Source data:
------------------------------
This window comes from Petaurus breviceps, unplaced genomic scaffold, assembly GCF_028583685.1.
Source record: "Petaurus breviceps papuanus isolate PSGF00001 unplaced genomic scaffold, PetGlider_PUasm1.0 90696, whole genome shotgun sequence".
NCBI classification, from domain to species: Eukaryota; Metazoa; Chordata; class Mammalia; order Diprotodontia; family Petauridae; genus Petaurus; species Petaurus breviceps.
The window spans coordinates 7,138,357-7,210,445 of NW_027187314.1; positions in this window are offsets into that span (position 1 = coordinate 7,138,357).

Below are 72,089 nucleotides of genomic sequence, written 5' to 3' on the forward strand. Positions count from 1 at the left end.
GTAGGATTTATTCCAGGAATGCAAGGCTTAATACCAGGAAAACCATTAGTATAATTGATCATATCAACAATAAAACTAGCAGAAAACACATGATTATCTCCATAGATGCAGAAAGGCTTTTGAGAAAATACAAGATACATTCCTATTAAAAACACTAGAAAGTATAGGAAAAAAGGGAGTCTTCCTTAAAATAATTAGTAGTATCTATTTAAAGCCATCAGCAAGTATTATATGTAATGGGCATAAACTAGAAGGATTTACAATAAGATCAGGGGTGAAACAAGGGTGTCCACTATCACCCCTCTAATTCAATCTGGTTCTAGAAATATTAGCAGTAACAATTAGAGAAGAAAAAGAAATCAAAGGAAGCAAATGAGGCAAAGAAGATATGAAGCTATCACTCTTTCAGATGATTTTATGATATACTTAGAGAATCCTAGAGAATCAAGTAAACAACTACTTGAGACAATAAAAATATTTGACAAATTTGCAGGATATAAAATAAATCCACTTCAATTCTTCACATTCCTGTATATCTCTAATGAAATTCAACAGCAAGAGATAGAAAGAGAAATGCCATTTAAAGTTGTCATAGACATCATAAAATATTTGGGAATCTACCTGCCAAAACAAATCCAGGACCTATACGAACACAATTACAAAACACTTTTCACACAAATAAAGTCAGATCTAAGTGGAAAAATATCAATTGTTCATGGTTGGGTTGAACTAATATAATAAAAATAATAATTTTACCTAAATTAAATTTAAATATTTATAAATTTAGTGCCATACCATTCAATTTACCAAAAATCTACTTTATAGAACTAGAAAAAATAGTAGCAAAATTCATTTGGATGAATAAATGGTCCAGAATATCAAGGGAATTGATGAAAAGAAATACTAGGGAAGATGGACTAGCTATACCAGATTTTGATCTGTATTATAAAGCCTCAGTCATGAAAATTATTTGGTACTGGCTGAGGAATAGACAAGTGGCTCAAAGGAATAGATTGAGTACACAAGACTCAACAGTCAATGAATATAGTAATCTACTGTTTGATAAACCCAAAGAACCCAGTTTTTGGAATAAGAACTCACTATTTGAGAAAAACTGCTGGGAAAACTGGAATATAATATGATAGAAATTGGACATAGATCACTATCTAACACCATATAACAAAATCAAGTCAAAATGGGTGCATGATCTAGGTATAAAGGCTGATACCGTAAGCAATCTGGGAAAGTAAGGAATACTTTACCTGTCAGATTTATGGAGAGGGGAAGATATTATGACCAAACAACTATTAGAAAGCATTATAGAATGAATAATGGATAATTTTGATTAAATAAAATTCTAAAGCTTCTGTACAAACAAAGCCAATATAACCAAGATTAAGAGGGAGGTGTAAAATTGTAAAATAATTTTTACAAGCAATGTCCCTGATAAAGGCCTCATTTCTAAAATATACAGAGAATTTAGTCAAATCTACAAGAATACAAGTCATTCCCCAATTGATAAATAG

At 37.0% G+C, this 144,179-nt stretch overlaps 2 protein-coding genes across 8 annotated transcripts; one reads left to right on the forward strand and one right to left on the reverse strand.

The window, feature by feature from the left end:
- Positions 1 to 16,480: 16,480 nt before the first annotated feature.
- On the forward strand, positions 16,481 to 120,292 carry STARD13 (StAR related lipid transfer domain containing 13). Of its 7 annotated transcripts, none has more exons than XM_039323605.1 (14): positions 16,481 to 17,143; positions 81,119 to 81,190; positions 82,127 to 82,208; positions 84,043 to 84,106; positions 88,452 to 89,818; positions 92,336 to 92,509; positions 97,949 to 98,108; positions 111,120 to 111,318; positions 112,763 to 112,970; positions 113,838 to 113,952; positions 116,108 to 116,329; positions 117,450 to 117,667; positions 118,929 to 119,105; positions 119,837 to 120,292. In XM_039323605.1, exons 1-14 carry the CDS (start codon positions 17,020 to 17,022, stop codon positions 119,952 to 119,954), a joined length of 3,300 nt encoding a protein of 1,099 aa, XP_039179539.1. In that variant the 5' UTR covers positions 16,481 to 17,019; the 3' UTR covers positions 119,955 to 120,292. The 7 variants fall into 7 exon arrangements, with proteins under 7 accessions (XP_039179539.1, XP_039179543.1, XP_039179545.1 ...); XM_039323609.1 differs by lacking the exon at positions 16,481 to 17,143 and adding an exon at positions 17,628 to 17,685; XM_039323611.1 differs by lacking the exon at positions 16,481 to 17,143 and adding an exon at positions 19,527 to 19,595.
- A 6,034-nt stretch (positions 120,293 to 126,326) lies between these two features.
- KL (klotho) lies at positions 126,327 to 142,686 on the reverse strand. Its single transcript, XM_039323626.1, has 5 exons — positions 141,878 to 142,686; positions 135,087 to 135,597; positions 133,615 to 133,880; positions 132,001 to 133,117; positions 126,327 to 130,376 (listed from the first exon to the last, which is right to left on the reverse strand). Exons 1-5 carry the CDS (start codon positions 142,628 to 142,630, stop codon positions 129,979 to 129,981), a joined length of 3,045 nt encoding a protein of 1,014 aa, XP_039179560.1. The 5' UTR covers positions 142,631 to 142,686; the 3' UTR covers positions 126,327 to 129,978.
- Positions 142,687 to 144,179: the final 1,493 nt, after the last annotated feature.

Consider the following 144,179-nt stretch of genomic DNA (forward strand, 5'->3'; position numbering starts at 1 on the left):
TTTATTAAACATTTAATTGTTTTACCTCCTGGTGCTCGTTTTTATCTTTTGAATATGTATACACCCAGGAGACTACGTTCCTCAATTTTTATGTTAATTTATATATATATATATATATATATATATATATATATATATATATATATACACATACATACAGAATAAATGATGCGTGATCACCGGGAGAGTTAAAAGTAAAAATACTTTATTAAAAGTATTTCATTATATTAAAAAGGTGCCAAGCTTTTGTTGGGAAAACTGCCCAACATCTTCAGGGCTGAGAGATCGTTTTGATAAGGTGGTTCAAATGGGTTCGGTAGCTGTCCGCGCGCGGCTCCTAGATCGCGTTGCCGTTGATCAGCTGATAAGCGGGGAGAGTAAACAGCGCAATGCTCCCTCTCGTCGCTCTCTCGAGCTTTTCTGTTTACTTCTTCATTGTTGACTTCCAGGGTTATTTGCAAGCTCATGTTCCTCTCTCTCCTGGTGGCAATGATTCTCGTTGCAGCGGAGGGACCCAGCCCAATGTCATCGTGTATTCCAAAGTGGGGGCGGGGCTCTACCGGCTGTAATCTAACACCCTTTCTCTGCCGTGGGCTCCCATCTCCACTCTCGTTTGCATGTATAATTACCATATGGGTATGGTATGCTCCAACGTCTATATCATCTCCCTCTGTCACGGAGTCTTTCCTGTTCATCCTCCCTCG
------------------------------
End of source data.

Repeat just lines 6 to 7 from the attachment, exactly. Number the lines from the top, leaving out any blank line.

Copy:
GTAGGATTTATTCCAGGAATGCAAGGCTTAATACCAGGAAAACCATTAGTATAATTGATCATATCAACAATAAAACTAGCAGAAAACACATGATTATCTCCATAGATGCAGAAAGGCTTTTGAGAAAATACAAGATACATTCCTATTAAAAACACTAGAAAGTATAGGAAAAAAGGGAGTCTTCCTTAAAATAATTAGTAGTATCTATTTAAAGCCATCAGCAAGTATTATATGTAATGGGCATAAACTAGAAGGATTTACAATAAGATCAGGGGTGAAACAAGGGTGTCCACTATCACCCCTCTAATTCAATCTGGTTCTAGAAATATTAGCAGTAACAATTAGAGAAGAAAAAGAAATCAAAGGAAGCAAATGAGGCAAAGAAGATATGAAGCTATCACTCTTTCAGATGATTTTATGATATACTTAGAGAATCCTAGAGAATCAAGTAAACAACTACTTGAGACAATAAAAATATTTGACAAATTTGCAGGATATAAAATAAATCCACTTCAATTCTTCACATTCCTGTATATCTCTAATGAAATTCAACAGCAAGAGATAGAAAGAGAAATGCCATTTAAAGTTGTCATAGACATCATAAAATATTTGGGAATCTACCTGCCAAAACAAATCCAGGACCTATACGAACACAATTACAAAACACTTTTCACACAAATAAAGTCAGATCTAAGTGGAAAAATATCAATTGTTCATGGTTGGGTTGAACTAATATAATAAAAATAATAATTTTACCTAAATTAAATTTAAATATTTATAAATTTAGTGCCATACCATTCAATTTACCAAAAATCTACTTTATAGAACTAGAAAAAATAGTAGCAAAATTCATTTGGATGAATAAATGGTCCAGAATATCAAGGGAATTGATGAAAAGAAATACTAGGGAAGATGGACTAGCTATACCAGATTTTGATCTGTATTATAAAGCCTCAGTCATGAAAATTATTTGGTACTGGCTGAGGAATAGACAAGTGGCTCAAAGGAATAGATTGAGTACACAAGACTCAACAGTCAATGAATATAGTAATCTACTGTTTGATAAACCCAAAGAACCCAGTTTTTGGAATAAGAACTCACTATTTGAGAAAAACTGCTGGGAAAACTGGAATATAATATGATAGAAATTGGACATAGATCACTATCTAACACCATATAACAAAATCAAGTCAAAATGGGTGCATGATCTAGGTATAAAGGCTGATACCGTAAGCAATCTGGGAAAGTAAGGAATACTTTACCTGTCAGATTTATGGAGAGGGGAAGATATTATGACCAAACAACTATTAGAAAGCATTATAGAATGAATAATGGATAATTTTGATTAAATAAAATTCTAAAGCTTCTGTACAAACAAAGCCAATATAACCAAGATTAAGAGGGAGGTGTAAAATTGTAAAATAATTTTTACAAGCAATGTCCCTGATAAAGGCCTCATTTCTAAAATATACAGAGAATTTAGTCAAATCTACAAGAATACAAGTCATTCCCCAATTGATAAATAG

At 37.0% G+C, this 144,179-nt stretch overlaps 2 protein-coding genes across 8 annotated transcripts; one reads left to right on the forward strand and one right to left on the reverse strand.